At present, 12 volts are required to provide automotive electronic systems — which include vehicle lights, air conditioning, and radio — with sufficient electrical power. With each passing year, new cars get more complicated and high-tech. Additional features such as stop-start motors, hybrid motors, and turbochargers will allow for better fuel economy but will also demand more battery power.

Bearings used in automotive applications may be cleaned and repacked with conductive lubrication.

Earlier proposals to take cars to a 48-volt standard were rejected for cost reasons, but ongoing pressure to reduce greenhouse gas emissions and develop autonomous driving technology have reignited the need to make 48-volt technology a reality. Ever-stricter emission regulations mean 48-volt electrical systems may fast become the norm.

Experts believe the 48-volt technology will be in one-fifth of all cars sold globally by 2025. For automotive motor manufacturers, the design of every component must account for this change in voltage, right down to the ball bearings and lubrication used.

A great amount of work goes into design, simulation, and material testing to ensure new automotive vehicles perform well. The engine environment is a hostile one, with extremely high temperatures and levels of vibration that put considerable stress on bearings. Increased voltage only exacerbates this stress.

Steel Bearings

Steel bearings with standard non-conductive lubrication won't be suitable for the 48-volt breed of automotive electrical systems. As steel bearings conduct electricity, current normally passes from the inner ring to the outer ring via the balls; that is, unless non-conductive lubrication gets in the way. Standard bearing lubricant is non-conductive, which can cause detrimental voltage buildup.

The automotive engine is changing. Higher voltages make components more susceptible to electrical damage.

With non-conductive lubricant, voltage can temporarily build up inside the bearing before being discharged, leading to a great deal of heat accumulation inside the bearing. This leads to frequent arcing through the bearing lubricant, causing degradation of the oil or grease.

Even more destructive is the effect of such heat on the bearing's metal surface. Extreme high temperatures cause welding between the surfaces, evidenced by pitting or fluting on the balls and bearing raceway. Uneven raceways will first be detected by excess noise and then finally, malfunction. Engineers refer to this as electrical pitting, a problem that is worsened by increased voltage.

For engineers, there are a few options to get around this. First, they can use conductive grease that allows the current to pass through the bearing easily. This prevents the voltage buildup and subsequent heat accumulation. Without electrical arcing, the bearing surfaces evade electrical damage.

Many steel bearings are supplied with non-conductive grease as standard. Bearings purchased will need to be cleaned and re-filled as part of the relubrication process. In these cases, bearings must be completely cleaned, often using ultrasound to remove all traces of the previous lubricant, before adding conductive grease to precise fill levels.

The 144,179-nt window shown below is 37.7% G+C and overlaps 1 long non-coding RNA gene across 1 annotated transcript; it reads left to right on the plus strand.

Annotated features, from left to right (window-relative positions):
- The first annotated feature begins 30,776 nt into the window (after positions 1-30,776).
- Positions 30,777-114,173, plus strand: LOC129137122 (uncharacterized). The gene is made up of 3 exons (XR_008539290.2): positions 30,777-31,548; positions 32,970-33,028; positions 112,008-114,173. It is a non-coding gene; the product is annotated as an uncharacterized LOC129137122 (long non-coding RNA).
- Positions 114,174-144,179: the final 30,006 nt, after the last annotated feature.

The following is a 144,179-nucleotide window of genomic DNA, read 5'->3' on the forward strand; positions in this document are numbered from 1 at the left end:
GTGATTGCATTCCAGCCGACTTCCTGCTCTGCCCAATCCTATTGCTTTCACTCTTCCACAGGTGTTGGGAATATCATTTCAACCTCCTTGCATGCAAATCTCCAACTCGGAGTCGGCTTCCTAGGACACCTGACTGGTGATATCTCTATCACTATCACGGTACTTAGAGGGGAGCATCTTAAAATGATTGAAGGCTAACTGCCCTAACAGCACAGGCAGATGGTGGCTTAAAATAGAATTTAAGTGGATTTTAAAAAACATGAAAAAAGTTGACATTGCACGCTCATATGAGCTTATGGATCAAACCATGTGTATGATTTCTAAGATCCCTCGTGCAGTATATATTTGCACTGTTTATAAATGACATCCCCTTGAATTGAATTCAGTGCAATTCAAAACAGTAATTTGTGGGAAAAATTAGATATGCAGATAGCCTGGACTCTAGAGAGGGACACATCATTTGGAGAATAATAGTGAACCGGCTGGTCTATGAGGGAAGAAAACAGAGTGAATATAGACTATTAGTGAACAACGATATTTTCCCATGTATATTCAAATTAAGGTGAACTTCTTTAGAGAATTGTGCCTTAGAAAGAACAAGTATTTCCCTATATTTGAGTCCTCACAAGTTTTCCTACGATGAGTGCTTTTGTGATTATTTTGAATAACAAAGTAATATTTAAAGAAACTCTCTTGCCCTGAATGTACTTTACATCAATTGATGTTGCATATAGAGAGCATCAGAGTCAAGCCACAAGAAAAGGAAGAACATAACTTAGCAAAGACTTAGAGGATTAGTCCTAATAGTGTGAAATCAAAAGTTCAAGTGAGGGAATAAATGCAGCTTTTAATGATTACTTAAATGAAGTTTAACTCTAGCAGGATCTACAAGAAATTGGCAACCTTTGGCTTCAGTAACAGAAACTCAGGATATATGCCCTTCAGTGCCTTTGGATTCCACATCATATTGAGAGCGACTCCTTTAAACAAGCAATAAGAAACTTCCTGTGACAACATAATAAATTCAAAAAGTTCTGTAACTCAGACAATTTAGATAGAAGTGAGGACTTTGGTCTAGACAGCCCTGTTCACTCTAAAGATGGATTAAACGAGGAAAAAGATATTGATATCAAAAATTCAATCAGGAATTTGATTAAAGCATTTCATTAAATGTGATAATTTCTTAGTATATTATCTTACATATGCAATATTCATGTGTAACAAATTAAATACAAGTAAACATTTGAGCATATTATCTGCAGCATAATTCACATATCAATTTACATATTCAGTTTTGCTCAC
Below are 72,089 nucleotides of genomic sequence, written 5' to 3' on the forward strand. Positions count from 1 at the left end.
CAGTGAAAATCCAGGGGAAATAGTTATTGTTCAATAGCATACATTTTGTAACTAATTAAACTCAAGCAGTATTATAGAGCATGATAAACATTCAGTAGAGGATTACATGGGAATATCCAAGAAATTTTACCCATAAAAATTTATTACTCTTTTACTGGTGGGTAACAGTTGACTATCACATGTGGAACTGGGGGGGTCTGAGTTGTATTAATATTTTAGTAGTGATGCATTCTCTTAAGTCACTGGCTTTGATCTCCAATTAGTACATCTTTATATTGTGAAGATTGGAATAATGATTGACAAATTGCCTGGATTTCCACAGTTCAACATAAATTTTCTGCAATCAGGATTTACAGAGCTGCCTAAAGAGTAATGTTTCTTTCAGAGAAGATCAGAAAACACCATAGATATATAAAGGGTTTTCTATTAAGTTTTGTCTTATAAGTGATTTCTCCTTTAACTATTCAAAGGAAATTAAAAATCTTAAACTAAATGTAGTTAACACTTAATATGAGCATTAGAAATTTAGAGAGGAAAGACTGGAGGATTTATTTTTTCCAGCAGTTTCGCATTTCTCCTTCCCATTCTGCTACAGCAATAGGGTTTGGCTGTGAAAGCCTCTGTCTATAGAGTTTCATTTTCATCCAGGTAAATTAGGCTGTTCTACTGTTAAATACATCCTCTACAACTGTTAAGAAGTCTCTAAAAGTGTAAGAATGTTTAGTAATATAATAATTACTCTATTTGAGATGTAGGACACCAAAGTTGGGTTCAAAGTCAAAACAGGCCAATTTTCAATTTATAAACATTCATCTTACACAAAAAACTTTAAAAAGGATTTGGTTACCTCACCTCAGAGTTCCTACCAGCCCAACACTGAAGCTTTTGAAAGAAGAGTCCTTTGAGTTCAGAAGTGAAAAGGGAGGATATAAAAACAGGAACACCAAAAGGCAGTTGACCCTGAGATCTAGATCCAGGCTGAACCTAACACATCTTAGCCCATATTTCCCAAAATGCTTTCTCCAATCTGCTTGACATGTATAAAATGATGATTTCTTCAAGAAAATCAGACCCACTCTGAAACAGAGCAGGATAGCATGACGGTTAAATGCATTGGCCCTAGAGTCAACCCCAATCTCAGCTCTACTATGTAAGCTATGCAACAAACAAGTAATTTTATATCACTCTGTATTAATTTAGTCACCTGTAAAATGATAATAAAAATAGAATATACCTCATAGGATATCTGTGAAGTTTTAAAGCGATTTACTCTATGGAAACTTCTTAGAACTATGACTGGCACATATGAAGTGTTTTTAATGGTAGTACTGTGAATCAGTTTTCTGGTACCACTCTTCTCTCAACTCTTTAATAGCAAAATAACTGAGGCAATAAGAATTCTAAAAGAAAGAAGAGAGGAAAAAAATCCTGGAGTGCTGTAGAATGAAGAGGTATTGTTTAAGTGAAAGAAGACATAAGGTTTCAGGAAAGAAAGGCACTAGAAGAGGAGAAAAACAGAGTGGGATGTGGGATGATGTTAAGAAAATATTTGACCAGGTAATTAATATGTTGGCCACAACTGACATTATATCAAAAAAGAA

Conductive Greases

Stainless steel bearings are good conductors of electricity. As long as the lubrication also conducts electricity, steel bearings allow electrical current to pass through the component without voltage buildup.

There are a number of conductive greases to choose from, such as Kluberelectric or Nyogel lithium-based greases. These conductive greases can handle temperature ranges of -40 to 140 °C or more, making them suitable for many automotive applications.

Using a conductive grease helps to avoid electrical damage but another important strategy is to prevent the current from passing through the bearing in the first instance. The electrical current can be diverted by grounding the shaft or by using non-conductive materials such as ceramic balls or ceramic rings and balls.

Taking the current out of the bearing altogether takes away any issues of voltage buildup and electrical discharge damage. The decision on whether to accept or divert the current depends on where the bearing is used in the automotive electrical system. As ceramic bearings cannot match the load and speed endurance of steel or the low noise levels of precision steel bearings, it may be that these are reserved for slower-moving elements.

Conclusion

For the most part, good-quality steel bearings with a conductive lubricant will be the best option; however, this fact is not well known among original equipment manufacturers (OEMs). While engineers will be considering the higher costs of specialist conductive lubricant, they must see the importance of bearing durability for the next generation of 48-volt systems.

This is a critical design decision on the run up to 2025, when it is predicted one-fifth of all cars sold globally will be using the upgraded power level.

This article was written by Chris Johnson, Managing Director, at SMB Bearings, Oxfordshire, United Kingdom. For more information, visit here.